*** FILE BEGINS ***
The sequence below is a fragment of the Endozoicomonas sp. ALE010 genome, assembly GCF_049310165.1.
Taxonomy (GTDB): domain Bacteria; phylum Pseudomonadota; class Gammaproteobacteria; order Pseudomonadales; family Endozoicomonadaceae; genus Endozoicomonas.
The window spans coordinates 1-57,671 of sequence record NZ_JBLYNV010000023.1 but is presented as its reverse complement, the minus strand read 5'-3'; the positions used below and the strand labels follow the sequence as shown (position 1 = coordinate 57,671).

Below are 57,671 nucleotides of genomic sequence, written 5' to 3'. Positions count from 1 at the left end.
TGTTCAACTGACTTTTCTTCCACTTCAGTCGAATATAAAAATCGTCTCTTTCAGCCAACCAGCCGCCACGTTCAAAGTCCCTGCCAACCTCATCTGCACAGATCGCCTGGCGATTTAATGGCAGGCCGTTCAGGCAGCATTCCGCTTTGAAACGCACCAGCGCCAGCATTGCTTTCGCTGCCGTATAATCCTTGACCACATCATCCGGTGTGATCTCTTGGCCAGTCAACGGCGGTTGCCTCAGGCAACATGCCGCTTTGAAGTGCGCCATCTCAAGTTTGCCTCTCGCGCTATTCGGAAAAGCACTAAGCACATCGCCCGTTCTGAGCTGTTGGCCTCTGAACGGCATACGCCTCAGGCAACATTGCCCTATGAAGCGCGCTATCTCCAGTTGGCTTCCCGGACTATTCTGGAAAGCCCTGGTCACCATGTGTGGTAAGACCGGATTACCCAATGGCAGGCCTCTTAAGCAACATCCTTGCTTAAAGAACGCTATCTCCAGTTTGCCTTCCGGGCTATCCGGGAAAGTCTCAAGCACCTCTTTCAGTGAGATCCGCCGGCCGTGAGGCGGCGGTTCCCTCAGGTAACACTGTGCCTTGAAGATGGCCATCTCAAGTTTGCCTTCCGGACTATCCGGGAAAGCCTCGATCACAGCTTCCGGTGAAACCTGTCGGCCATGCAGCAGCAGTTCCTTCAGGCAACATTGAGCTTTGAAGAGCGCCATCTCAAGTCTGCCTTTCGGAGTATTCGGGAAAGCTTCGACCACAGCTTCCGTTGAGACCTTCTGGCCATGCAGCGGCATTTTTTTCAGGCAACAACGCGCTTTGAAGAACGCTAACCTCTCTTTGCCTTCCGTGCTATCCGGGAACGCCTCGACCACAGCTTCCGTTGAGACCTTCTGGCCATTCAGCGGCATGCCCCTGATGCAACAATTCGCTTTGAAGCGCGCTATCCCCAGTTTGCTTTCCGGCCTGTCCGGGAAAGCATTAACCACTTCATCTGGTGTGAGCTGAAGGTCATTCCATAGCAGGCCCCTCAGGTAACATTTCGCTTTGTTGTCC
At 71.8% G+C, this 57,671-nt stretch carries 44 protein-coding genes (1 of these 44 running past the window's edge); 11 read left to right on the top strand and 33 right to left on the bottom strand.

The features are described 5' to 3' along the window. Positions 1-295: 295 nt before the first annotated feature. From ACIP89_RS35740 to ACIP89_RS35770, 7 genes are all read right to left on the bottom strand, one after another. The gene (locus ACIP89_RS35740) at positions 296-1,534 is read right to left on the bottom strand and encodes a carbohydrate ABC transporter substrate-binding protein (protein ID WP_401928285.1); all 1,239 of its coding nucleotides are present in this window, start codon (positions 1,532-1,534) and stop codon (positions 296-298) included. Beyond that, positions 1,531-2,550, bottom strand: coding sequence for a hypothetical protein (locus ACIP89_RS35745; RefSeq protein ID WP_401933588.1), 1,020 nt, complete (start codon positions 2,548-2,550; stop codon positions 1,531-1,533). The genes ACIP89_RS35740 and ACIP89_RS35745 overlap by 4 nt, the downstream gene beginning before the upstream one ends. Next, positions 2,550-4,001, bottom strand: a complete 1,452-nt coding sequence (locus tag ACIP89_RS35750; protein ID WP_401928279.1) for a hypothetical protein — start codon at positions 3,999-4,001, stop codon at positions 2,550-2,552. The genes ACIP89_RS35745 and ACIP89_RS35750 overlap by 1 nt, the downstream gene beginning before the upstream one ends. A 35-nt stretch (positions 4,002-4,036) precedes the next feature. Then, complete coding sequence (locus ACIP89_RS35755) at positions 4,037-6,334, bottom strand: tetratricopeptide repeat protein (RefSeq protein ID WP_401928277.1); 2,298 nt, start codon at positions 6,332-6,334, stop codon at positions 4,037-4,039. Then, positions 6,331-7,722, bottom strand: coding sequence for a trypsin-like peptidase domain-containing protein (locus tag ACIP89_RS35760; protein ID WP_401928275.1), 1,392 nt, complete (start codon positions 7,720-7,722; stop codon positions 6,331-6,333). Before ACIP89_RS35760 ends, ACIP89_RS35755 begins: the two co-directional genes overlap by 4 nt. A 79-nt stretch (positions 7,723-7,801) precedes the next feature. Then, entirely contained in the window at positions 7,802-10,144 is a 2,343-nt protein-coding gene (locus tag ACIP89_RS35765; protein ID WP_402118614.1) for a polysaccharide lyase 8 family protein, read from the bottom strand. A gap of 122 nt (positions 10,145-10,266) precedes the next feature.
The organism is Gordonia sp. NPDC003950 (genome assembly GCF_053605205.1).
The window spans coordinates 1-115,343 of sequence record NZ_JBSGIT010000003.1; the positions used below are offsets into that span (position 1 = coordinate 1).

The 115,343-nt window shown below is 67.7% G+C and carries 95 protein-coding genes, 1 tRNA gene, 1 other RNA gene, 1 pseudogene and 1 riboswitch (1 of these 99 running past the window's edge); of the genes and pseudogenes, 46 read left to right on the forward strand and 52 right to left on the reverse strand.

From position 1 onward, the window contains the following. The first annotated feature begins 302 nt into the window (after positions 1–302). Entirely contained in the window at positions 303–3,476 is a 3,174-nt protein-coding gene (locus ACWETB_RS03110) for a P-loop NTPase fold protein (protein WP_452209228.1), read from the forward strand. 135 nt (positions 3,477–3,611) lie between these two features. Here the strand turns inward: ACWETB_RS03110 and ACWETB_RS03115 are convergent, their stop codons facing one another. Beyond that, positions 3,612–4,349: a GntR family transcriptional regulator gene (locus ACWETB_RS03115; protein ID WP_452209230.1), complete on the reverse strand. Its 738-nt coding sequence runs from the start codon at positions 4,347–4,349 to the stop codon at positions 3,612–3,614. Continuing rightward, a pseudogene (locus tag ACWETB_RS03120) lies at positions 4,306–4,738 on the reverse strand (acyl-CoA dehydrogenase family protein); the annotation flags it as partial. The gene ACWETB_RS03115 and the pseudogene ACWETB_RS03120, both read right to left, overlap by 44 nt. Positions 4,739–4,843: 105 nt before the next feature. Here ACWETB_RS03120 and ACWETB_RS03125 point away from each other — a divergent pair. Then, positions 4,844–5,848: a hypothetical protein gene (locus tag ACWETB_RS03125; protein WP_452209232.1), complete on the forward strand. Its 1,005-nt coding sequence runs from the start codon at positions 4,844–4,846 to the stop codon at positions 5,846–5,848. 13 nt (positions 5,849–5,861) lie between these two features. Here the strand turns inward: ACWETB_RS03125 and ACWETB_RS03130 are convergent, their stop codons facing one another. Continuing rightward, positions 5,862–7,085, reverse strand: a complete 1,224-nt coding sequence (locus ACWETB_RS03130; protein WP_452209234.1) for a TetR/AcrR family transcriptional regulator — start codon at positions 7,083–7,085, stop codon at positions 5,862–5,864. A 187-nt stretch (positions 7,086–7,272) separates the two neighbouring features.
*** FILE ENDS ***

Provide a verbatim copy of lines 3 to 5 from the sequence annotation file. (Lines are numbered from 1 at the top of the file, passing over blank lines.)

The window spans coordinates 1-57,671 of sequence record NZ_JBLYNV010000023.1 but is presented as its reverse complement, the minus strand read 5'-3'; the positions used below and the strand labels follow the sequence as shown (position 1 = coordinate 57,671).

Below are 57,671 nucleotides of genomic sequence, written 5' to 3'. Positions count from 1 at the left end.
TGTTCAACTGACTTTTCTTCCACTTCAGTCGAATATAAAAATCGTCTCTTTCAGCCAACCAGCCGCCACGTTCAAAGTCCCTGCCAACCTCATCTGCACAGATCGCCTGGCGATTTAATGGCAGGCCGTTCAGGCAGCATTCCGCTTTGAAACGCACCAGCGCCAGCATTGCTTTCGCTGCCGTATAATCCTTGACCACATCATCCGGTGTGATCTCTTGGCCAGTCAACGGCGGTTGCCTCAGGCAACATGCCGCTTTGAAGTGCGCCATCTCAAGTTTGCCTCTCGCGCTATTCGGAAAAGCACTAAGCACATCGCCCGTTCTGAGCTGTTGGCCTCTGAACGGCATACGCCTCAGGCAACATTGCCCTATGAAGCGCGCTATCTCCAGTTGGCTTCCCGGACTATTCTGGAAAGCCCTGGTCACCATGTGTGGTAAGACCGGATTACCCAATGGCAGGCCTCTTAAGCAACATCCTTGCTTAAAGAACGCTATCTCCAGTTTGCCTTCCGGGCTATCCGGGAAAGTCTCAAGCACCTCTTTCAGTGAGATCCGCCGGCCGTGAGGCGGCGGTTCCCTCAGGTAACACTGTGCCTTGAAGATGGCCATCTCAAGTTTGCCTTCCGGACTATCCGGGAAAGCCTCGATCACAGCTTCCGGTGAAACCTGTCGGCCATGCAGCAGCAGTTCCTTCAGGCAACATTGAGCTTTGAAGAGCGCCATCTCAAGTCTGCCTTTCGGAGTATTCGGGAAAGCTTCGACCACAGCTTCCGTTGAGACCTTCTGGCCATGCAGCGGCATTTTTTTCAGGCAACAACGCGCTTTGAAGAACGCTAACCTCTCTTTGCCTTCCGTGCTATCCGGGAACGCCTCGACCACAGCTTCCGTTGAGACCTTCTGGCCATTCAGCGGCATGCCCCTGATGCAACAATTCGCTTTGAAGCGCGCTATCCCCAGTTTGCTTTCCGGCCTGTCCGGGAAAGCATTAACCACTTCATCTGGTGTGAGCTGAAGGTCATTCCATAGCAGGCCCCTCAGGTAACATTTCGCTTTGTTGTCC